Dementia and Human Rights

Ten years ago this week, I was diagnosed with a rare form of younger onset dementia, aged 49. An early 50th birthday present from the Universe!

I don’t remember saying thank you, but I should have.

Ultimately, it has been the third greatest gift of my life, and created a deeper purpose than I’d ever had before. But the road has been very rocky, definitely ‘the’ roller coaster ride of my life, and one that has highlighted so many breaches of the most basic of my human rights.

It has also highlighted quite profoundly, and with incredibly thunderous clarity, exactly who were my true friends.

Dementia has also brought me a very large group of new friends, who I love as much as my pre dementia friends, and who are people I often refer to as my ‘Dementia family’.

I’ve also fully experienced what Dr Martin Luther King expressed as the sense of ‘otherness’, to the point on many occasions where I’ve felt that others have treated me as a ‘non-human being’.

Thankfully I’m resilient and optimistic by nature, or the reactions to dementia may not have become a gift! As I’m currently in Geneva this week, covering as many dementia related meetings and sessions as humanly possible, with a bit if help from my very patient Back Up Brain, I thought I would list some of the breaches of my human rights, since diagnosis.

Human Right breach 1:

My doctor told me there was nothing he could do, other than monitor the progression, but he said it was likely I’d progress quickly and be dead by now. He also stopped looking at me or talking to me, until I made it very clear ‘I was still all there!!!’

Human Right breach 2:

The whole of the rest of the health care sector, especially service providers and advocacy organisations told me to go home, get my end of life affairs in order, and start going to dementia day care once a month to get used to it.

I trademarked this as Prescribed Disengagement®️ and 10 years later, it is still happening to most people today.

Human Rights breach 3:

When I failed my driving test, resulting in losing my driver’s license, I ‘lost’ my job! No one, not even the dementia experts td me I had a human right to be supported to stay at work, with Reasonable Adjustments, which should have been automatically provided by my employer.

Human Right breach 4:

The health care sector does not offer not provide funding for Rehabilitation including speech pathology at the time of diagnosis.

Human Rights breach 5:

The health care and service provider sectors do not provide any form of Palliative care and counselling, in line with other terminal illnesses, at the time of diagnosis.

Human Rights breach 6:

I was not provided with Disability Assessment or proactive disability support at any time by the health care or service provider sector, nor any proactive disability support to maintain my independence and live my life as well as possible, for as long as possible.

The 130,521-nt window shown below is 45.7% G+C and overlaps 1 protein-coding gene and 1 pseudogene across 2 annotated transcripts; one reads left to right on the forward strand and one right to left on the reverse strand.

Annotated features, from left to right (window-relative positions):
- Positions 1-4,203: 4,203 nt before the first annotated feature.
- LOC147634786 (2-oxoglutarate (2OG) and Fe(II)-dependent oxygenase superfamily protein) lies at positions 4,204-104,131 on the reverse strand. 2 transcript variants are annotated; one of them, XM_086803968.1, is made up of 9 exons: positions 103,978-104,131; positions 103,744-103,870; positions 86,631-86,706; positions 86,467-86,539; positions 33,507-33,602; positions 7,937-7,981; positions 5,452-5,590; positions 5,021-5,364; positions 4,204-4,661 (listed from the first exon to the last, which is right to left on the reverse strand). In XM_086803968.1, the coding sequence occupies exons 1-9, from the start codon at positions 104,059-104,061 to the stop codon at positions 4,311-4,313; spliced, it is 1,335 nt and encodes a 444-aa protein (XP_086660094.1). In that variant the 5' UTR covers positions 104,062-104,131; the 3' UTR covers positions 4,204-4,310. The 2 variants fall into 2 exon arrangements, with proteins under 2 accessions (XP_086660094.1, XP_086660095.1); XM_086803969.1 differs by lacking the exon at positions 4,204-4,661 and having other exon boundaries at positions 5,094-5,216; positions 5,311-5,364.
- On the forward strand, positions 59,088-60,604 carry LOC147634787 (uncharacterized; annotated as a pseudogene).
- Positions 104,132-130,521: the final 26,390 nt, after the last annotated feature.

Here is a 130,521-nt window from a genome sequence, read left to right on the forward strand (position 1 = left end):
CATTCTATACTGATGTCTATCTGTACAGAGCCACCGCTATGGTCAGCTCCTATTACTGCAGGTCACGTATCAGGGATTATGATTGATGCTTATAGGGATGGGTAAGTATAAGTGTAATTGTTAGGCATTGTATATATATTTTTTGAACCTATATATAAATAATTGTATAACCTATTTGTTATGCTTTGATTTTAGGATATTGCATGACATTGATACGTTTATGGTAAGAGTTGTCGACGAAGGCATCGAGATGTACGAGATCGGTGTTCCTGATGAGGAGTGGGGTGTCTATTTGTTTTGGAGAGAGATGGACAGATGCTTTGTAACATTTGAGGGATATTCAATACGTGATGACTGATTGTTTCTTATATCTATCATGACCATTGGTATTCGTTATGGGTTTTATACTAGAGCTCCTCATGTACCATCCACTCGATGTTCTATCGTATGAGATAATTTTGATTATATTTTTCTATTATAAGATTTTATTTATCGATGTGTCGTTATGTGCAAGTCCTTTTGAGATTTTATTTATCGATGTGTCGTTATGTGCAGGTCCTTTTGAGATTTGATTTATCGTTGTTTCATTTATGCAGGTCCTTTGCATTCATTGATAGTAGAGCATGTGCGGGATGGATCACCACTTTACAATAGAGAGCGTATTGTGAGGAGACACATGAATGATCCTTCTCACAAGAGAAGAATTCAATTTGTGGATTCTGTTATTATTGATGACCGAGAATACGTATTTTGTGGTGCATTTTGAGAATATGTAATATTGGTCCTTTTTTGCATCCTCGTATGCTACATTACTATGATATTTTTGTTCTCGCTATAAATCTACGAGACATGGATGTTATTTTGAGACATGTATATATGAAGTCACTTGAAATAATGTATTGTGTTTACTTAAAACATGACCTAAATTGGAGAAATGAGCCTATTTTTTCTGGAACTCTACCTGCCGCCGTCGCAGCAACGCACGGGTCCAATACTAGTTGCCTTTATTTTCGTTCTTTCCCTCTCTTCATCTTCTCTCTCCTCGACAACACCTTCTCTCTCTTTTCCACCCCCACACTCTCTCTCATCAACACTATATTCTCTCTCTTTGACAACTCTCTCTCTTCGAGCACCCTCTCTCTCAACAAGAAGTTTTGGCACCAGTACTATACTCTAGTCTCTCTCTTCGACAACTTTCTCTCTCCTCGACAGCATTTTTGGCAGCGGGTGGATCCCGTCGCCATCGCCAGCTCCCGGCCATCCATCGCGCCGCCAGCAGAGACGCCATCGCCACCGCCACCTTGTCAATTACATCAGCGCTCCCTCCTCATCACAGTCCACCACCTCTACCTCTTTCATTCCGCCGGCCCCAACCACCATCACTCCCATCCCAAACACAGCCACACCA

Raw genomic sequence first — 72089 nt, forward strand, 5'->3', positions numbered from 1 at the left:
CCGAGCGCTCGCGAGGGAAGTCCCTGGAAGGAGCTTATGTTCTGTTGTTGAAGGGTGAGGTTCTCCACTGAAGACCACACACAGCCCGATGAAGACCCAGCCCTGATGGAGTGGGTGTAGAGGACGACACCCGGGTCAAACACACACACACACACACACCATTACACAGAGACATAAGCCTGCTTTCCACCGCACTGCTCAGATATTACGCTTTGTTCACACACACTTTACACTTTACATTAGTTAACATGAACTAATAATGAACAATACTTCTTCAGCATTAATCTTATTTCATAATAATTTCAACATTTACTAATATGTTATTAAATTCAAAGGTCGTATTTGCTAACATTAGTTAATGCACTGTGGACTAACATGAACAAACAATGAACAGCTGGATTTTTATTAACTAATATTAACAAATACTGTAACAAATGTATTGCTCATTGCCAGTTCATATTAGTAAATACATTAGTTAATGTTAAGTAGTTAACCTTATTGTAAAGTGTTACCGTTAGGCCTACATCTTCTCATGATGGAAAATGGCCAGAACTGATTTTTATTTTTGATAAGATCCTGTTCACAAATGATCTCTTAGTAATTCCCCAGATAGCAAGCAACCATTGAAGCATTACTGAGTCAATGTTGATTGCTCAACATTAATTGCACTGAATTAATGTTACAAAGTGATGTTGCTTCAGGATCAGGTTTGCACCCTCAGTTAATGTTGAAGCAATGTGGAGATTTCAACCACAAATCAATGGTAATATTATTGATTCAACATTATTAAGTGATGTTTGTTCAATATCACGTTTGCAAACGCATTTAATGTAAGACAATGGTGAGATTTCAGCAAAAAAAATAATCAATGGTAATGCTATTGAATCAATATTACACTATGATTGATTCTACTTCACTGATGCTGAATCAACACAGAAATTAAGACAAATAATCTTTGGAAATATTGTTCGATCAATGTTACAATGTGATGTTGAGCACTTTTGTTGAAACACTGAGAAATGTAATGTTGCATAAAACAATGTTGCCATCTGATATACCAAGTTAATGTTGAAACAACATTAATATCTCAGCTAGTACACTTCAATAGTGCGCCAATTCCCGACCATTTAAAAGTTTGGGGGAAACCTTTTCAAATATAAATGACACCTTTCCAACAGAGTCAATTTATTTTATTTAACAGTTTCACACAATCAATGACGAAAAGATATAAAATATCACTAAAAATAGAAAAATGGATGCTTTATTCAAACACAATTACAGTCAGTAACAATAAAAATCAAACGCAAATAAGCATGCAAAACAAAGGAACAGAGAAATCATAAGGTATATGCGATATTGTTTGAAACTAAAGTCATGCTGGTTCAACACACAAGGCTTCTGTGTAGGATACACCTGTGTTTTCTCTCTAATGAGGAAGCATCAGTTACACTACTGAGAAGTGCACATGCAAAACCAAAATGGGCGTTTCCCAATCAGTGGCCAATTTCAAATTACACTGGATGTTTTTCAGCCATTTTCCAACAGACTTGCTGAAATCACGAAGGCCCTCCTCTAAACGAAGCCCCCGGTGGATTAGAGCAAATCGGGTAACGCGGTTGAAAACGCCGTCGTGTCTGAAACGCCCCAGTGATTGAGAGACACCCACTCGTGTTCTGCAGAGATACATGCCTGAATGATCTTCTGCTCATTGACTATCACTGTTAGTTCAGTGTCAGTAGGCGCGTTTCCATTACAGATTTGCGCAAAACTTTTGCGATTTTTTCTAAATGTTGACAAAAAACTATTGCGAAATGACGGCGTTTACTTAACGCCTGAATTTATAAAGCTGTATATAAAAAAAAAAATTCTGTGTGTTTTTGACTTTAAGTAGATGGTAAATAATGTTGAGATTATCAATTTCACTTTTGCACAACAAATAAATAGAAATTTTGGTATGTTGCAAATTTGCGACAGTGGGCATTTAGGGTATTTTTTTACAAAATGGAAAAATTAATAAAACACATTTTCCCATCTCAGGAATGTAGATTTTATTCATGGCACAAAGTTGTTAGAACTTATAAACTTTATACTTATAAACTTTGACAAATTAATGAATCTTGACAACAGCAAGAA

My university however, immediately set me up with this approach, teaching me to accept and see the symptoms of dementia as acquired disabilities, allowing me to continue living a positive meaningful life.

Signing off with some good news, which may alleviate at least one of these human rights breaches:

So, as I attend the Seventy First World health Assembly this week, it has been one of the greatest joys of my last 10 years, to have been able to ensure Dementia Alliance International is a founding member of a new Association, The Global rehabilitation Alliance. I now have a unique opportunity to ensure globally, that rehabilitation specialists learn that dementia and rehabilitation do go in the same sentence, and all people with dementia have a human right to be provided affordable, accessible rehabilitation.

38 thoughts on “Dementia and Human Rights

  1. I am appalled that you were let down so badly by health care experts at diagnosis. I am however inspired by your positivity and determination to change things for others. My Dad had Vascular Dementia post Stroke aged 85 and it was a rocky road. We received some amazing support and conversely some that was lacking in kindness and compassion.


    • Hi Sue, unfortunately my story is still SO common, 10 years later, which is the real tragedy. For all the rhetoric, stuff all has changed!!! Although my husband would, yes, but it’s slowly changing due to the collective advocacy of so many people now. Glad you received some positive support for your dad. I eventually was linked to an incredible social worker, and with her, and the University Disability Support unit, I was able to become positive, proactive and ultimately very productive. X


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  4. Hello Kate

    Just a note to let you know I’m thinking of you in your usual significant confrontation with anything that diminishes who people living with dementia are. I’ve been tracking some trends in my work and despite best efforts of some people, we are still missing the real connection to actual living people. Somehow we need to break the hold of traditional ‘boxes’ of practice that keeps steering people into an almost self-congratulatory smugness of doing what’s best for others – without even checking in with the ones who know most what it is like and what is needed. Keep up the inspirational work. I look forward to a coffee when you get back.